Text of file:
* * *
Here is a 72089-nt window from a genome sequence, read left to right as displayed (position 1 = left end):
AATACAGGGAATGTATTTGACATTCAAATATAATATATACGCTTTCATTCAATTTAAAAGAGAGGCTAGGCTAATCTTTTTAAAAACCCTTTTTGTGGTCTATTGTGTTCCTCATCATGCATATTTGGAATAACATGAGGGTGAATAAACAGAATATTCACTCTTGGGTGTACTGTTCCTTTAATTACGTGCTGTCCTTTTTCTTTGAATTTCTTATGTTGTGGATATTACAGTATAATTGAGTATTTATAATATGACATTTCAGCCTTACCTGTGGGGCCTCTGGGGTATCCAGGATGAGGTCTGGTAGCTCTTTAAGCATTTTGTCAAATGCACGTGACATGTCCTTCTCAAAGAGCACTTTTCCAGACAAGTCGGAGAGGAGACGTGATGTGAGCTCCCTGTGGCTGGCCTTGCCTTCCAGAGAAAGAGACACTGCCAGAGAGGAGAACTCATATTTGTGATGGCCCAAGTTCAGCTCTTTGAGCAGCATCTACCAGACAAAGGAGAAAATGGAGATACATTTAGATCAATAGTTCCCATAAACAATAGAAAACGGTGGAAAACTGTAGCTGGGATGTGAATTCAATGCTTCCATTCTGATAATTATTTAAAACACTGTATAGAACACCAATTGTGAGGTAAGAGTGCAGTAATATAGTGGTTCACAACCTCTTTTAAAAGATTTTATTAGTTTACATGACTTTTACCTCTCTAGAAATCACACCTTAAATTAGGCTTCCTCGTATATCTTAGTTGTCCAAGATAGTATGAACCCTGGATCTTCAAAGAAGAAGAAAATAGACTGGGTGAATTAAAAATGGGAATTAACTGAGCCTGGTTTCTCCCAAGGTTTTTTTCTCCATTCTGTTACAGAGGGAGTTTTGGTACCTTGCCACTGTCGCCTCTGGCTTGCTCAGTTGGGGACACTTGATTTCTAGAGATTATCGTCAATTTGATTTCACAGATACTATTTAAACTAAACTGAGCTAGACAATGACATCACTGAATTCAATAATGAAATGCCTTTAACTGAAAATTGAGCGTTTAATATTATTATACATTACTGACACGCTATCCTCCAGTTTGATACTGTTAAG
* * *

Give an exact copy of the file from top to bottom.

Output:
Here is a 72089-nt window from a genome sequence, read left to right as displayed (position 1 = left end):
AATACAGGGAATGTATTTGACATTCAAATATAATATATACGCTTTCATTCAATTTAAAAGAGAGGCTAGGCTAATCTTTTTAAAAACCCTTTTTGTGGTCTATTGTGTTCCTCATCATGCATATTTGGAATAACATGAGGGTGAATAAACAGAATATTCACTCTTGGGTGTACTGTTCCTTTAATTACGTGCTGTCCTTTTTCTTTGAATTTCTTATGTTGTGGATATTACAGTATAATTGAGTATTTATAATATGACATTTCAGCCTTACCTGTGGGGCCTCTGGGGTATCCAGGATGAGGTCTGGTAGCTCTTTAAGCATTTTGTCAAATGCACGTGACATGTCCTTCTCAAAGAGCACTTTTCCAGACAAGTCGGAGAGGAGACGTGATGTGAGCTCCCTGTGGCTGGCCTTGCCTTCCAGAGAAAGAGACACTGCCAGAGAGGAGAACTCATATTTGTGATGGCCCAAGTTCAGCTCTTTGAGCAGCATCTACCAGACAAAGGAGAAAATGGAGATACATTTAGATCAATAGTTCCCATAAACAATAGAAAACGGTGGAAAACTGTAGCTGGGATGTGAATTCAATGCTTCCATTCTGATAATTATTTAAAACACTGTATAGAACACCAATTGTGAGGTAAGAGTGCAGTAATATAGTGGTTCACAACCTCTTTTAAAAGATTTTATTAGTTTACATGACTTTTACCTCTCTAGAAATCACACCTTAAATTAGGCTTCCTCGTATATCTTAGTTGTCCAAGATAGTATGAACCCTGGATCTTCAAAGAAGAAGAAAATAGACTGGGTGAATTAAAAATGGGAATTAACTGAGCCTGGTTTCTCCCAAGGTTTTTTTCTCCATTCTGTTACAGAGGGAGTTTTGGTACCTTGCCACTGTCGCCTCTGGCTTGCTCAGTTGGGGACACTTGATTTCTAGAGATTATCGTCAATTTGATTTCACAGATACTATTTAAACTAAACTGAGCTAGACAATGACATCACTGAATTCAATAATGAAATGCCTTTAACTGAAAATTGAGCGTTTAATATTATTATACATTACTGACACGCTATCCTCCAGTTTGATACTGTTAAG